Vascular risk factors, vascular disease, lipids and lipid targets in patients with familial dysbetalipoproteinemia: A European cross-sectional study


      • Large European study in patients with familial dysbetalipoproteinemia (FD).
      • Most FD patients have non HDL-cholesterol levels above treatment target.
      • Lipid-lowering medication is underused in FD patients.
      • High prevalence of cardiovascular risk factors and -disease in this population.



      Familial dysbetalipoproteinemia (FD), also known as type III hyperlipoproteinemia, is a genetic dyslipidemia characterized by elevated very low density lipoprotein (VLDL) and chylomicron remnant particles that confers increased risk of cardiovascular disease (CVD). The objective of this study was to evaluate the prevalence of vascular risk factors, CVD, lipid values, treatment and lipid targets in patients with FD across Europe.


      This cross-sectional study was performed in 305 patients with FD from seven academic hospitals in four European countries. Information was collected from clinical records.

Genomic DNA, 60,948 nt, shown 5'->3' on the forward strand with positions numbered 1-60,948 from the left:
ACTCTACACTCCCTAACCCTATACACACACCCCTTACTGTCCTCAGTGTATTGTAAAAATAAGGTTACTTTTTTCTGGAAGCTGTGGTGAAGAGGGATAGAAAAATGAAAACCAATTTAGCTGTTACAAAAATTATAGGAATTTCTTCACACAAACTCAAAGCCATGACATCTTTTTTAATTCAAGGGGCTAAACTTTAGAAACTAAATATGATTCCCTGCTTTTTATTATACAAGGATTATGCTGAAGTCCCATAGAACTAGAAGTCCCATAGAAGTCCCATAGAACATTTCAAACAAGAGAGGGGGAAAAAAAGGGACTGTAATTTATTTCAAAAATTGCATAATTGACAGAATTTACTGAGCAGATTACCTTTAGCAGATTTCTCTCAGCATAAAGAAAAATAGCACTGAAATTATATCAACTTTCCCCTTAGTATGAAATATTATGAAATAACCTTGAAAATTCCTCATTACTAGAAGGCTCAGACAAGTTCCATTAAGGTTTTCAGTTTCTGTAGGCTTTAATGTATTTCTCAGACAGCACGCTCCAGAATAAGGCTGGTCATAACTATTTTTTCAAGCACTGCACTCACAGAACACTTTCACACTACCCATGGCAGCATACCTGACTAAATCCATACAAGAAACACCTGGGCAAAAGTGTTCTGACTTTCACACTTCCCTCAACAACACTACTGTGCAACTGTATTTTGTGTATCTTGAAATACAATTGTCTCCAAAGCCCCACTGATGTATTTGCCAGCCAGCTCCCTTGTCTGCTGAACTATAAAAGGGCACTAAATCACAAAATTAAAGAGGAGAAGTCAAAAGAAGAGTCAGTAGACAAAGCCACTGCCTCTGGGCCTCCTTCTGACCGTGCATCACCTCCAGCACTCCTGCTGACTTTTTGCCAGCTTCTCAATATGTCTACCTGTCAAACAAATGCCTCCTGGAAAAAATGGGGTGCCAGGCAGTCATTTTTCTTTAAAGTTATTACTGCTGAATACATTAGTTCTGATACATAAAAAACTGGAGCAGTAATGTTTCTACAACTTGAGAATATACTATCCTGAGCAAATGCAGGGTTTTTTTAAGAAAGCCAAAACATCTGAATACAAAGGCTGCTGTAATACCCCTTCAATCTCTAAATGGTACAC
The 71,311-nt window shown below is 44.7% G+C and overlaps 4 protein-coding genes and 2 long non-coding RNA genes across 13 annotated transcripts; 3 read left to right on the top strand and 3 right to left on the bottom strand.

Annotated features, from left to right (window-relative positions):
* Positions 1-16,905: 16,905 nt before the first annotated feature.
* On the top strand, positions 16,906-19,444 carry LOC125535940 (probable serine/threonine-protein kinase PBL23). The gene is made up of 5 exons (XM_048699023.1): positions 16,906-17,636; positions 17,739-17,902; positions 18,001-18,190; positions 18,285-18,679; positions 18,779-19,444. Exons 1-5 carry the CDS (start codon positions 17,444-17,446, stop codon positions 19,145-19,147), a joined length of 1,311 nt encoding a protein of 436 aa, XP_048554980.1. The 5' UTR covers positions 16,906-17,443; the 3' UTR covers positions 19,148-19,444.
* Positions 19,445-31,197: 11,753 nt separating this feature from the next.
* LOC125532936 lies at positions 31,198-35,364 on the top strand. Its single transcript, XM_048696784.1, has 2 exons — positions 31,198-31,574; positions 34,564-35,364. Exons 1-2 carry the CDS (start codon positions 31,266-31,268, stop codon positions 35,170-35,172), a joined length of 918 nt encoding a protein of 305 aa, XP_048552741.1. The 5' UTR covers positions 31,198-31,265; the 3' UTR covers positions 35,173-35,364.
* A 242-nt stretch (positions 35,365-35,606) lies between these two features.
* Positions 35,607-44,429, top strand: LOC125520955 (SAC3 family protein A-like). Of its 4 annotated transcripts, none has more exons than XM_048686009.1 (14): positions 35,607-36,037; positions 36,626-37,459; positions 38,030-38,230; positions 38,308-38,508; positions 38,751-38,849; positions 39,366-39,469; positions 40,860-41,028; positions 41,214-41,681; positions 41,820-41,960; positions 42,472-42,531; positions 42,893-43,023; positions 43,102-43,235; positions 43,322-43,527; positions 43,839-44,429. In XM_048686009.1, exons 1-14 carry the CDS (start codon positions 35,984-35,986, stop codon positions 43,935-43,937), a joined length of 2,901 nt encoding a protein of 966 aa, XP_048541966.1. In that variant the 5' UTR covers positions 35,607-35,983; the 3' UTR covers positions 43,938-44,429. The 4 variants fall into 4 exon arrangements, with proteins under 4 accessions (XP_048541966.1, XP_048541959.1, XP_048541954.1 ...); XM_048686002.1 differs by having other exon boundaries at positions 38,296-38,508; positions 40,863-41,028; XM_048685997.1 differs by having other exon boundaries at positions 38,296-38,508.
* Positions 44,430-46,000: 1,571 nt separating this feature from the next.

Patients mean (± standard deviation) age was 60.9 ± 14.4 years, 201 (66%) were male, 69 (23%) had diabetes mellitus (DM) and 87 (29%) had a prior history of CVD. Mean body mass index was 28.5 ± 5.0 kg/m2. Lipid-lowering medication was used by 227 (74%) patients (27% usual dose (theoretical low-density lipoprotein cholesterol (LDL-C) reduction ≤40%) and 46% intensive dose (theoretical LDL-C reduction >40%)). Non high-density lipoprotein cholesterol (non-HDL-C) levels below treatment target (<3.3 mmol/L) were present in 123 (40%) patients and 163 patients (53%) had LDL-C levels below target (<2.5 mmol/L). No significant determinants were found for having non-HDL-C levels below target, while a prior history of CVD (OR 1.90, 95%CI 1.05–3.47) and presence of DM (OR 2.00, 95%CI 1.08–3.70) were associated with having LDL-C levels below treatment target.


      The majority of FD patients had non-HDL-C levels above the treatment target of 3.3 mmol/L. Intensive dose lipid-lowering medication was used by only half of the patients, leaving them at increased cardiovascular risk.


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